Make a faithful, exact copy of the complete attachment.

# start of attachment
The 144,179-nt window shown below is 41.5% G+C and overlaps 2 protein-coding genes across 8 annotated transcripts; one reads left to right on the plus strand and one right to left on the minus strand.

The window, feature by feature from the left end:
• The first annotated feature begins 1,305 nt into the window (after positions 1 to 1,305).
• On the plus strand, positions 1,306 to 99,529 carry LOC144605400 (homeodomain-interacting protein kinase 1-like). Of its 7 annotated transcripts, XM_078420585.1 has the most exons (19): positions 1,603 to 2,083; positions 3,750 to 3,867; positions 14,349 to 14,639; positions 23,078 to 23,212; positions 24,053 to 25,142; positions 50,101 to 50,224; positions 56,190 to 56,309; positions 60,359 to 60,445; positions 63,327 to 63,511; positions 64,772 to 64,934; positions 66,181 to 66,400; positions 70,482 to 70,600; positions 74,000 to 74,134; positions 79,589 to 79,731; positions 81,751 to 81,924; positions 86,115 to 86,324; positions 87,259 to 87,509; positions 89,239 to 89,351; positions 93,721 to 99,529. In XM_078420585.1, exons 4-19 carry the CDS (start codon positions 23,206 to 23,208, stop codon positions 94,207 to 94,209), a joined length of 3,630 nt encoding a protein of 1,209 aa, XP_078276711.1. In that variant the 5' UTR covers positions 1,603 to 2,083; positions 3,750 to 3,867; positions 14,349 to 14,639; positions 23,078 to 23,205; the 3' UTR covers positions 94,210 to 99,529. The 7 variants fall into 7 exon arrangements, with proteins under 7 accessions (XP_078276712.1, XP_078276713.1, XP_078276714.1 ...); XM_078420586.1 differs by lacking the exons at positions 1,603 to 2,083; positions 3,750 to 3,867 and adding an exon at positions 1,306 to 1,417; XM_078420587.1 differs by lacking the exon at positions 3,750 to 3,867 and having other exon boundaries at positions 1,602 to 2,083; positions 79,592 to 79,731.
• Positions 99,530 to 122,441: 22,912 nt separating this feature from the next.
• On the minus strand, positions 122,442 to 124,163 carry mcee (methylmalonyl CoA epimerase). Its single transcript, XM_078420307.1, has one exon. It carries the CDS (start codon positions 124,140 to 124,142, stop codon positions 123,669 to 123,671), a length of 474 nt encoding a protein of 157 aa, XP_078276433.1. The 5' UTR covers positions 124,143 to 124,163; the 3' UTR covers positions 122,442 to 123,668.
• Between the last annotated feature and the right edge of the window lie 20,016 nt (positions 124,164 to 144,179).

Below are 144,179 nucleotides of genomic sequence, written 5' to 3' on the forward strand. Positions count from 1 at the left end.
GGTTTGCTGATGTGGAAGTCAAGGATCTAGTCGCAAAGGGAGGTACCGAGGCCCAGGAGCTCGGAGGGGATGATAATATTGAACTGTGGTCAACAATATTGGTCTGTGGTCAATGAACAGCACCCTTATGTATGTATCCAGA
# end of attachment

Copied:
The 144,179-nt window shown below is 41.5% G+C and overlaps 2 protein-coding genes across 8 annotated transcripts; one reads left to right on the plus strand and one right to left on the minus strand.

The window, feature by feature from the left end:
• The first annotated feature begins 1,305 nt into the window (after positions 1 to 1,305).
• On the plus strand, positions 1,306 to 99,529 carry LOC144605400 (homeodomain-interacting protein kinase 1-like). Of its 7 annotated transcripts, XM_078420585.1 has the most exons (19): positions 1,603 to 2,083; positions 3,750 to 3,867; positions 14,349 to 14,639; positions 23,078 to 23,212; positions 24,053 to 25,142; positions 50,101 to 50,224; positions 56,190 to 56,309; positions 60,359 to 60,445; positions 63,327 to 63,511; positions 64,772 to 64,934; positions 66,181 to 66,400; positions 70,482 to 70,600; positions 74,000 to 74,134; positions 79,589 to 79,731; positions 81,751 to 81,924; positions 86,115 to 86,324; positions 87,259 to 87,509; positions 89,239 to 89,351; positions 93,721 to 99,529. In XM_078420585.1, exons 4-19 carry the CDS (start codon positions 23,206 to 23,208, stop codon positions 94,207 to 94,209), a joined length of 3,630 nt encoding a protein of 1,209 aa, XP_078276711.1. In that variant the 5' UTR covers positions 1,603 to 2,083; positions 3,750 to 3,867; positions 14,349 to 14,639; positions 23,078 to 23,205; the 3' UTR covers positions 94,210 to 99,529. The 7 variants fall into 7 exon arrangements, with proteins under 7 accessions (XP_078276712.1, XP_078276713.1, XP_078276714.1 ...); XM_078420586.1 differs by lacking the exons at positions 1,603 to 2,083; positions 3,750 to 3,867 and adding an exon at positions 1,306 to 1,417; XM_078420587.1 differs by lacking the exon at positions 3,750 to 3,867 and having other exon boundaries at positions 1,602 to 2,083; positions 79,592 to 79,731.
• Positions 99,530 to 122,441: 22,912 nt separating this feature from the next.
• On the minus strand, positions 122,442 to 124,163 carry mcee (methylmalonyl CoA epimerase). Its single transcript, XM_078420307.1, has one exon. It carries the CDS (start codon positions 124,140 to 124,142, stop codon positions 123,669 to 123,671), a length of 474 nt encoding a protein of 157 aa, XP_078276433.1. The 5' UTR covers positions 124,143 to 124,163; the 3' UTR covers positions 122,442 to 123,668.
• Between the last annotated feature and the right edge of the window lie 20,016 nt (positions 124,164 to 144,179).

Below are 144,179 nucleotides of genomic sequence, written 5' to 3' on the forward strand. Positions count from 1 at the left end.
GGTTTGCTGATGTGGAAGTCAAGGATCTAGTCGCAAAGGGAGGTACCGAGGCCCAGGAGCTCGGAGGGGATGATAATATTGAACTGTGGTCAACAATATTGGTCTGTGGTCAATGAACAGCACCCTTATGTATGTATCCAGA